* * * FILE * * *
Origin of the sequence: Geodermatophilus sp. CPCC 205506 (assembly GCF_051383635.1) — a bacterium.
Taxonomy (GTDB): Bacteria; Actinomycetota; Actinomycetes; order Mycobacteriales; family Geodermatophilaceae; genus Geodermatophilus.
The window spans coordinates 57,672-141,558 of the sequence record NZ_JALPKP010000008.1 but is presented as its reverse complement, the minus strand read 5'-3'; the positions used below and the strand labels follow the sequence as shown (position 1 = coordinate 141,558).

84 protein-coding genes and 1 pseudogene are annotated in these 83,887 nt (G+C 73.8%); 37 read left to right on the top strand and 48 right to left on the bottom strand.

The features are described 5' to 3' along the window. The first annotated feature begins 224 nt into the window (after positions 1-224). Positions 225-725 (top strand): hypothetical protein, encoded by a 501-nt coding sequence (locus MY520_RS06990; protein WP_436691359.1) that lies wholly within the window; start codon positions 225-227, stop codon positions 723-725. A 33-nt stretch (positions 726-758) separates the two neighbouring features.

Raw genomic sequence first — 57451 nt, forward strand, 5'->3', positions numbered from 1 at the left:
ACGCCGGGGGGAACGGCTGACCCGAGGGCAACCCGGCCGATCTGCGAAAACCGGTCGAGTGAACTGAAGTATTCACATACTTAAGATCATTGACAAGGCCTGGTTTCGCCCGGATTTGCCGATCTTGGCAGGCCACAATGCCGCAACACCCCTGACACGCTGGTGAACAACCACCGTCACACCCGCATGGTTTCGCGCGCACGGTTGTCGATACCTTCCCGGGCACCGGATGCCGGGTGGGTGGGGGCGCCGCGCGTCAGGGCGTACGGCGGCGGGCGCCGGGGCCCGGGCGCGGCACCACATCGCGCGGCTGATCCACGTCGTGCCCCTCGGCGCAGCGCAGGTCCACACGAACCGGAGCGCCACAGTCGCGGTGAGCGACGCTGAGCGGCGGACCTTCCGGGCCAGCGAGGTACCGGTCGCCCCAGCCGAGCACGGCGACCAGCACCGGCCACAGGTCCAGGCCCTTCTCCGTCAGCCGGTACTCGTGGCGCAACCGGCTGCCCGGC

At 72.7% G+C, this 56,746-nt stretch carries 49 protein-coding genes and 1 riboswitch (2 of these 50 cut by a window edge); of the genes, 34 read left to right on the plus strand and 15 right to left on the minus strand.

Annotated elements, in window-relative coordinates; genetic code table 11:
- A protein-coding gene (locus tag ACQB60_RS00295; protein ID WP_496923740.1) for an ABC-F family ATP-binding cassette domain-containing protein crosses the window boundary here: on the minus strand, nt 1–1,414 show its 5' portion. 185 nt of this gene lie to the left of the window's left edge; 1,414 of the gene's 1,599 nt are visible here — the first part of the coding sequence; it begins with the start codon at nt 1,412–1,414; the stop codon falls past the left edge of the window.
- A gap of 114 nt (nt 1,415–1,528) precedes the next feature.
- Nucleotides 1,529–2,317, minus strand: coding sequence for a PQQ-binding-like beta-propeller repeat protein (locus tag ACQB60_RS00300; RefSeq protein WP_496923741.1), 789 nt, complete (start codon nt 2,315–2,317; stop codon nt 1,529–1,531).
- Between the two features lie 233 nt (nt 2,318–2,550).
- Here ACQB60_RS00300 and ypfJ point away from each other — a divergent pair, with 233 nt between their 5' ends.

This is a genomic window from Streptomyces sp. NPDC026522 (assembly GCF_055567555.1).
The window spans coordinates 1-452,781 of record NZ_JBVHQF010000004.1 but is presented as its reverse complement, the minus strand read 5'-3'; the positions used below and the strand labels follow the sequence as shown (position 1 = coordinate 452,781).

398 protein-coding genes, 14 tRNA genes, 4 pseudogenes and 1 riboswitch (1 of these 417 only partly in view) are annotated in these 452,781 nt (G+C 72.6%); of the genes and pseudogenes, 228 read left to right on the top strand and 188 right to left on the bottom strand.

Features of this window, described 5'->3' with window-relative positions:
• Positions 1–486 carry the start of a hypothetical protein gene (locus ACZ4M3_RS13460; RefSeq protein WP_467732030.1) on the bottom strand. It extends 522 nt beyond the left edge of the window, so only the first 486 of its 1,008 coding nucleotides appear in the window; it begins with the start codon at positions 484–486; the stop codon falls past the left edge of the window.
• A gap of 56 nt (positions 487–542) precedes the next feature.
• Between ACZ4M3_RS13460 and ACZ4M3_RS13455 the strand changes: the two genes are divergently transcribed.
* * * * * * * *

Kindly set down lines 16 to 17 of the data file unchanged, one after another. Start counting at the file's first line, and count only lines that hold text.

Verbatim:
The window spans coordinates 1-452,781 of record NZ_JBVHQF010000004.1 but is presented as its reverse complement, the minus strand read 5'-3'; the positions used below and the strand labels follow the sequence as shown (position 1 = coordinate 452,781).

398 protein-coding genes, 14 tRNA genes, 4 pseudogenes and 1 riboswitch (1 of these 417 only partly in view) are annotated in these 452,781 nt (G+C 72.6%); of the genes and pseudogenes, 228 read left to right on the top strand and 188 right to left on the bottom strand.